That said, I think both the concurrence and the dissent in the Nicastro opinion are written in good faith and honestly believe there is/is not jurisdiction in this instance. For my part, I think Ginsburg makes the better argument, pointing out the company's goal was to sell everywhere in America that it could, that it insured for product liability in America, that the New Jersey buyer heard about the machine at a Las Vegas convention from the manufacturer, etc. etc. etc.

Ginsberg and Breyer are being intellectually honest here. Kennedy and clan? Not so much.

By Then where? on 2011 06 28, 8:23 pm CDT

Be a Plumber,

In Goodyear v. Brown, that wasn't a matter of being in favor of big biz, it was the correct ruling. Simply because a few tires trickled into the American market, it doesn't mean that the company intended for those products to sold here. They were never intended for sale here and the actual manufacturer, a subsidiary of Goodyear-Dunlop, had no business contacts in America.

The logic in Nicastro isn't quite as clear because McIntyre claimed they didn't know the machine would be sold in NJ. That's bunk. It contracted with its distributor to distribute its products throughout the U.S. It's that simple. If it did not specifically tell the distributor to not sell the shear in NJ, then it's safe to presume that the shear will be sold there if there is a demand for it; therefore, it's safe to assume McIntyre should've known this. This ruling allows for a foreign manufacturer to simply claim it didn't know and then not take any responsibility. Sounds like something my six-year old great-nephew would argue.

While many cases do go in favor of big biz, for some reason, nobody ever comments about cases that go against big biz. We've seen several of those this term, too. For example, CSX Trans v. McBride, Stanford Jr. Univ. v. Roche, Williamson v. Mazda, FCC v. AT&T, etc.

I'm not in favor of many of this court's decisions, but those who make generalizations that all of the court's decisions are for big biz are not making valid arguments.

By Papa Bear on 2011 06 28, 8:49 pm CDT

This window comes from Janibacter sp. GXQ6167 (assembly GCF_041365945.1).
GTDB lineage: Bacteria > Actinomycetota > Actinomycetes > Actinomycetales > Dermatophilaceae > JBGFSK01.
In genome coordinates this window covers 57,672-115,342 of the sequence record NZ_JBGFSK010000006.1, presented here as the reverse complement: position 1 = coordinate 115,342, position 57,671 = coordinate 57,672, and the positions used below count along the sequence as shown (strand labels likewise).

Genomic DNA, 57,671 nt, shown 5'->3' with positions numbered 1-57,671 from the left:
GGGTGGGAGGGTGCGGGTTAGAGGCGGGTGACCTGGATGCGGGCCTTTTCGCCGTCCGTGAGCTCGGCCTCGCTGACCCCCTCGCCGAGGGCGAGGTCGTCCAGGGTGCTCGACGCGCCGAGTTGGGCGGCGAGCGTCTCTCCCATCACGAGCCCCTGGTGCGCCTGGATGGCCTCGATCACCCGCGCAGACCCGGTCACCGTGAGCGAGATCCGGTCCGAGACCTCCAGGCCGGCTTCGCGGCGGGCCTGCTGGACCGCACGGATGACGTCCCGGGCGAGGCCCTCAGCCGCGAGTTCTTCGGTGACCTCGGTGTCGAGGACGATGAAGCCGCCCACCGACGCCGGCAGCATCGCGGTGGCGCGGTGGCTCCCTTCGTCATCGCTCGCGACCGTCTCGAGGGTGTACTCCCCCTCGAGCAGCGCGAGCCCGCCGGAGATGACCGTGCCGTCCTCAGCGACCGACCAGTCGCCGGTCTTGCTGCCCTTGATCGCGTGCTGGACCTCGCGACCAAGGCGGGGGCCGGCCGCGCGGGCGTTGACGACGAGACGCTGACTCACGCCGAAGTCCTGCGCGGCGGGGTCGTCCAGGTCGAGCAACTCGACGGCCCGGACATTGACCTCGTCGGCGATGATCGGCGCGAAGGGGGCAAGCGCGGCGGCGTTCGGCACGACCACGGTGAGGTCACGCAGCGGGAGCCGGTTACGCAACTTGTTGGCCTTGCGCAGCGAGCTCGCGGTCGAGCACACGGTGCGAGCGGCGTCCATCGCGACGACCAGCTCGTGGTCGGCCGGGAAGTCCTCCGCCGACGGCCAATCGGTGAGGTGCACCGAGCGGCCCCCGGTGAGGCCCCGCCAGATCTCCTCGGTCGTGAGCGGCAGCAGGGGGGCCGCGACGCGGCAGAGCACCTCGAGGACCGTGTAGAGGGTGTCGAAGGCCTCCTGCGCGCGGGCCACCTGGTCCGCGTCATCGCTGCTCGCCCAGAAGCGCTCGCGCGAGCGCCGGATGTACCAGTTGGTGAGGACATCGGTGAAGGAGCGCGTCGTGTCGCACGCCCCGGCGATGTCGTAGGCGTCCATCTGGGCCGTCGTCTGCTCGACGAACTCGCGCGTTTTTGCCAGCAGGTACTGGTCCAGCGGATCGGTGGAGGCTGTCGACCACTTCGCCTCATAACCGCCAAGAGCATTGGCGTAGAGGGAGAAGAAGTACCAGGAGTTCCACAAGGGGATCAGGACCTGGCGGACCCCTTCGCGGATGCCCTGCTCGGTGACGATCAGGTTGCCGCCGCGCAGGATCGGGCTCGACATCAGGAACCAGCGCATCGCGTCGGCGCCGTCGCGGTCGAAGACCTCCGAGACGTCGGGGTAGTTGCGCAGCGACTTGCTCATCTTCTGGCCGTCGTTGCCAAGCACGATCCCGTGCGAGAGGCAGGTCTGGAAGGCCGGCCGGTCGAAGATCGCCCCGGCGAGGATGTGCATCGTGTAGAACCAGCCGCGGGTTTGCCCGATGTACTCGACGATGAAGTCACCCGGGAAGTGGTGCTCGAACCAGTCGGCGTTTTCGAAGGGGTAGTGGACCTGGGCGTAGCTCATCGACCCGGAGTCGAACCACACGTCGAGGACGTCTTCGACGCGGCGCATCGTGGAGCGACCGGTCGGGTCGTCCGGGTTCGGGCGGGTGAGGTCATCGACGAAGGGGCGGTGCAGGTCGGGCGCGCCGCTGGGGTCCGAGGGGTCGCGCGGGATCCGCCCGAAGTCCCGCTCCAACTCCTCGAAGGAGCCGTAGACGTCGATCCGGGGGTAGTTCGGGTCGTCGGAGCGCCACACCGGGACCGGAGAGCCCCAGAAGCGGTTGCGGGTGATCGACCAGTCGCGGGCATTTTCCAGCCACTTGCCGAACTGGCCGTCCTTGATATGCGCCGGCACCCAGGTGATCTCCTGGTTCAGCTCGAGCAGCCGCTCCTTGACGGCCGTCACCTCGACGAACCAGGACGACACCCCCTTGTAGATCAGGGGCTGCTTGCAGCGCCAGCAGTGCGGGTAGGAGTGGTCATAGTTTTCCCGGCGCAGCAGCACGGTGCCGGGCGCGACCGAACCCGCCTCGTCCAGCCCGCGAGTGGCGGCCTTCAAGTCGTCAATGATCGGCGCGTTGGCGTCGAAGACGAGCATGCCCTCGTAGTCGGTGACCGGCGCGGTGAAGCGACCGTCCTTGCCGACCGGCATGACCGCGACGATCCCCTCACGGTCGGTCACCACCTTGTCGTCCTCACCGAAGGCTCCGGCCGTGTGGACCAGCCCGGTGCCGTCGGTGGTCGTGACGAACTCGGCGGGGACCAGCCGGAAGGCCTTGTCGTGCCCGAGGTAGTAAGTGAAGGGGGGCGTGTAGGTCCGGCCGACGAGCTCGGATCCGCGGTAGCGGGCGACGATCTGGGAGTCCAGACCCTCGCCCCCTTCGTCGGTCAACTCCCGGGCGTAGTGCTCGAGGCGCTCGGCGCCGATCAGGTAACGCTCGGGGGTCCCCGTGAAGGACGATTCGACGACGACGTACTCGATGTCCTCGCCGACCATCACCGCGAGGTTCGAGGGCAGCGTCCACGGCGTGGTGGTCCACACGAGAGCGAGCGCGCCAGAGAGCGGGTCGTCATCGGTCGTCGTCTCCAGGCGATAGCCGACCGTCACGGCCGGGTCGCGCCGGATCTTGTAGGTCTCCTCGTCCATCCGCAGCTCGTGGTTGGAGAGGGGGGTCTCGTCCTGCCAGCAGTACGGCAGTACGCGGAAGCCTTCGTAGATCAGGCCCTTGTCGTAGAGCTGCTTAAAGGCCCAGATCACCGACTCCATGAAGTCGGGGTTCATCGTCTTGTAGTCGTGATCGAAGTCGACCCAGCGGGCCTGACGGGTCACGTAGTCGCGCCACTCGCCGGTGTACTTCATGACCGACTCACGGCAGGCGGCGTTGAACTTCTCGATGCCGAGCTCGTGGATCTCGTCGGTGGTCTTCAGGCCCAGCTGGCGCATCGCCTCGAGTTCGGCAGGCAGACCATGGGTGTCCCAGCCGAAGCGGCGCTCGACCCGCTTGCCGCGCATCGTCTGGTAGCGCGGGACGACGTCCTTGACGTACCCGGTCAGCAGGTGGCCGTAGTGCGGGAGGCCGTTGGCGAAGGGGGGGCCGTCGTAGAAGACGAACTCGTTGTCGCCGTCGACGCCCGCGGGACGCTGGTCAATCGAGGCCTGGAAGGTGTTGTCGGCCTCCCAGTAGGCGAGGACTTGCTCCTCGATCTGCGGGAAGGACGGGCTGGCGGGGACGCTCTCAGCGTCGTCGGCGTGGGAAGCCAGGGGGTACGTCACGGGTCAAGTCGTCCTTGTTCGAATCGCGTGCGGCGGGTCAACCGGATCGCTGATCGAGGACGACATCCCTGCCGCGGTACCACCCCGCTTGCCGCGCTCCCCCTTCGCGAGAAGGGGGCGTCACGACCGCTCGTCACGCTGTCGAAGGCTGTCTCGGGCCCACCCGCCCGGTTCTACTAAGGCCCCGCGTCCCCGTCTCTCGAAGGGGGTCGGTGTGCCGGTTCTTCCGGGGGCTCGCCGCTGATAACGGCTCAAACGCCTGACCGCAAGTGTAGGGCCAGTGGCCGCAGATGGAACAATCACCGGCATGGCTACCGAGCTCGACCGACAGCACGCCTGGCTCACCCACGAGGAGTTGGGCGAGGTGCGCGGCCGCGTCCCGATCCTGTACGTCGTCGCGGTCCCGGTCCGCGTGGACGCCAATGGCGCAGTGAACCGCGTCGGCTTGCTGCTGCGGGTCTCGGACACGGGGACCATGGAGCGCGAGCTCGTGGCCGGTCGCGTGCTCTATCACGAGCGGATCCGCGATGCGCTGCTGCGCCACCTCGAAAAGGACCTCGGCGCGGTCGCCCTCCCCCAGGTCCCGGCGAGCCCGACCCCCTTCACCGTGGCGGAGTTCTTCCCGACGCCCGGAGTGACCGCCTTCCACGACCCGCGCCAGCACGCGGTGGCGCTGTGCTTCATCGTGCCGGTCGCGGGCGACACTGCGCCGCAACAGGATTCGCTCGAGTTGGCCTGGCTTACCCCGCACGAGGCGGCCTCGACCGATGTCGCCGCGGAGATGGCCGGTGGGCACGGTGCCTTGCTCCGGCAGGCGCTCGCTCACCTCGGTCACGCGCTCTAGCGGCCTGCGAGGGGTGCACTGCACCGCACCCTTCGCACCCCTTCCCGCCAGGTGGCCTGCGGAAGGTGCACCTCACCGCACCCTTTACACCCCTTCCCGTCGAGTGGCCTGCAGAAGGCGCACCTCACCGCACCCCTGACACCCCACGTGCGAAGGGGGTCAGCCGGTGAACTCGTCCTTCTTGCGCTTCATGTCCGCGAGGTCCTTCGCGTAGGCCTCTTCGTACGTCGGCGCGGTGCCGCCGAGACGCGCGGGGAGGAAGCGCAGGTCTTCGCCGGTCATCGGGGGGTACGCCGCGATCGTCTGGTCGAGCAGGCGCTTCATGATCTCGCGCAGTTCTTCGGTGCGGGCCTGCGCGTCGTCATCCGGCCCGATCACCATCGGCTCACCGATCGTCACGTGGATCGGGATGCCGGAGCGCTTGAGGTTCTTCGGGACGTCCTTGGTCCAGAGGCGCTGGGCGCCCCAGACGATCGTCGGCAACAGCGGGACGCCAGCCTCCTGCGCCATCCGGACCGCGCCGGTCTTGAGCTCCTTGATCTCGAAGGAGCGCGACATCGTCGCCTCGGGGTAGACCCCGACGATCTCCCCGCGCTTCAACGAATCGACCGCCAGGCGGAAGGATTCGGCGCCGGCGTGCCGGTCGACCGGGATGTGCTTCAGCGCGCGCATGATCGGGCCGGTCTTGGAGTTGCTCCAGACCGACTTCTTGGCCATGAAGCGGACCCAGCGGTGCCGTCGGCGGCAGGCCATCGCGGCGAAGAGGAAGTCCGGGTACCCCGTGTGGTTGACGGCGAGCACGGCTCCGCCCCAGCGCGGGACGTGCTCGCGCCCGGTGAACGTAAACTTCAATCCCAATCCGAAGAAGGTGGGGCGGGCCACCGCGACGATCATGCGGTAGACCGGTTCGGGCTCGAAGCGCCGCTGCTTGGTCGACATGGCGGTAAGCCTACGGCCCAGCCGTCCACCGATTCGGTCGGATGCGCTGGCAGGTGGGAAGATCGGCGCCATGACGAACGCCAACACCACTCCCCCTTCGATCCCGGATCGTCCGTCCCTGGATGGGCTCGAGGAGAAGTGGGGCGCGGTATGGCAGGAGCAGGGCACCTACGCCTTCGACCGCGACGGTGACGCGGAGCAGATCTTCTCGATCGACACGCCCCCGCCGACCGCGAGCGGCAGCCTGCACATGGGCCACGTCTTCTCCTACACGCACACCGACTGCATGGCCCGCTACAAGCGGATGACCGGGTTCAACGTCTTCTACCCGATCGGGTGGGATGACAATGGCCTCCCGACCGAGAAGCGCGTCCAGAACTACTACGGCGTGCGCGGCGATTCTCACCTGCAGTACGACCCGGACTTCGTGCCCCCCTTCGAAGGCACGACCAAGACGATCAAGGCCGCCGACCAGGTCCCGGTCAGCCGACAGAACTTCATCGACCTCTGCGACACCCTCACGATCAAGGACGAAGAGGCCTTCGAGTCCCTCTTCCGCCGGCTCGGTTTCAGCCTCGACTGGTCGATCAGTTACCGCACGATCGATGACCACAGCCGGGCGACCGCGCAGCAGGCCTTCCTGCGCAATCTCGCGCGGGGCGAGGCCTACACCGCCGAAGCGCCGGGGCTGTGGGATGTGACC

There have been several major empirical studies of the Court's decisions over the past few years and they make it clear that this particular Court's decisions are pro business in greater proportions than past Court's. It is not a idle generalization, it is a well documented fact. You need to read more Papa Bear. These two cases are about long arm jurisdiction, however, not business. Goodyear was an easy case and correctly decided. It may even be helpful in clearing up some of the chaos in general jurisdiction, using the Brilmayer view of the doctrine articulated thirty years ago and just now getting its due recognition. McIntyre, on the other hand, changes nothing. It is just a repeat of Asahi, with Kennedy writing the O'Connor (from Asahi) opinion, Ginsburg writing the Brennan opinion (changing the emphasis a little), and Breyer writing the Stevens opinion. The only difference this time around is that Breyer/Stevens view picked up one more vote (or looked at another way, Ginsburg lost one vote for the Brennan view). But another plurality opinion clears up none of the confusion of the Asahi plurality opinion, In fact, it makes things worse by commingling the questions of how to define contacts (purposeful or foreseeable), with the question of the relationship between contacts and fairness factors in defining the overall standard. Both Kennedy's and Ginsburg's opinion are a mess.

By Pushkin on 2011 06 29, 12:25 pm CDT